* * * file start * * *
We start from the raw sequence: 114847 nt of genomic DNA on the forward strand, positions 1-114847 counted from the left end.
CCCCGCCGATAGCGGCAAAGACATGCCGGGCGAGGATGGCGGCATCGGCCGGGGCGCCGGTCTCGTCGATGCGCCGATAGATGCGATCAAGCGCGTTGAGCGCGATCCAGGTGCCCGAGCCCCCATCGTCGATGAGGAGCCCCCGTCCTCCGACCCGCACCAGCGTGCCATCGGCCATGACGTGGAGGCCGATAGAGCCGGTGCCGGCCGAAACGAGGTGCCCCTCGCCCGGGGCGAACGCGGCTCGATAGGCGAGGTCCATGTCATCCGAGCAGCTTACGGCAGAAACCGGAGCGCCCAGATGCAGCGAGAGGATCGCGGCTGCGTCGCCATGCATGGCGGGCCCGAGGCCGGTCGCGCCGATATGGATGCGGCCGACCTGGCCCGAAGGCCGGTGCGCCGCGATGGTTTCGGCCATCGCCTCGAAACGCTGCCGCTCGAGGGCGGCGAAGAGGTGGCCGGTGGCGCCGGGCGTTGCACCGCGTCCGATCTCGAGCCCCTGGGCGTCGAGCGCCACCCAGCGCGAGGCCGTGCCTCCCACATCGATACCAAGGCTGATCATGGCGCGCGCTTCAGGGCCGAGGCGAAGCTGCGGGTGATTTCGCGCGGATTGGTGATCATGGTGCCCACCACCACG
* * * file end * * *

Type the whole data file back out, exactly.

We start from the raw sequence: 114847 nt of genomic DNA on the forward strand, positions 1-114847 counted from the left end.
CCCCGCCGATAGCGGCAAAGACATGCCGGGCGAGGATGGCGGCATCGGCCGGGGCGCCGGTCTCGTCGATGCGCCGATAGATGCGATCAAGCGCGTTGAGCGCGATCCAGGTGCCCGAGCCCCCATCGTCGATGAGGAGCCCCCGTCCTCCGACCCGCACCAGCGTGCCATCGGCCATGACGTGGAGGCCGATAGAGCCGGTGCCGGCCGAAACGAGGTGCCCCTCGCCCGGGGCGAACGCGGCTCGATAGGCGAGGTCCATGTCATCCGAGCAGCTTACGGCAGAAACCGGAGCGCCCAGATGCAGCGAGAGGATCGCGGCTGCGTCGCCATGCATGGCGGGCCCGAGGCCGGTCGCGCCGATATGGATGCGGCCGACCTGGCCCGAAGGCCGGTGCGCCGCGATGGTTTCGGCCATCGCCTCGAAACGCTGCCGCTCGAGGGCGGCGAAGAGGTGGCCGGTGGCGCCGGGCGTTGCACCGCGTCCGATCTCGAGCCCCTGGGCGTCGAGCGCCACCCAGCGCGAGGCCGTGCCTCCCACATCGATACCAAGGCTGATCATGGCGCGCGCTTCAGGGCCGAGGCGAAGCTGCGGGTGATTTCGCGCGGATTGGTGATCATGGTGCCCACCACCACG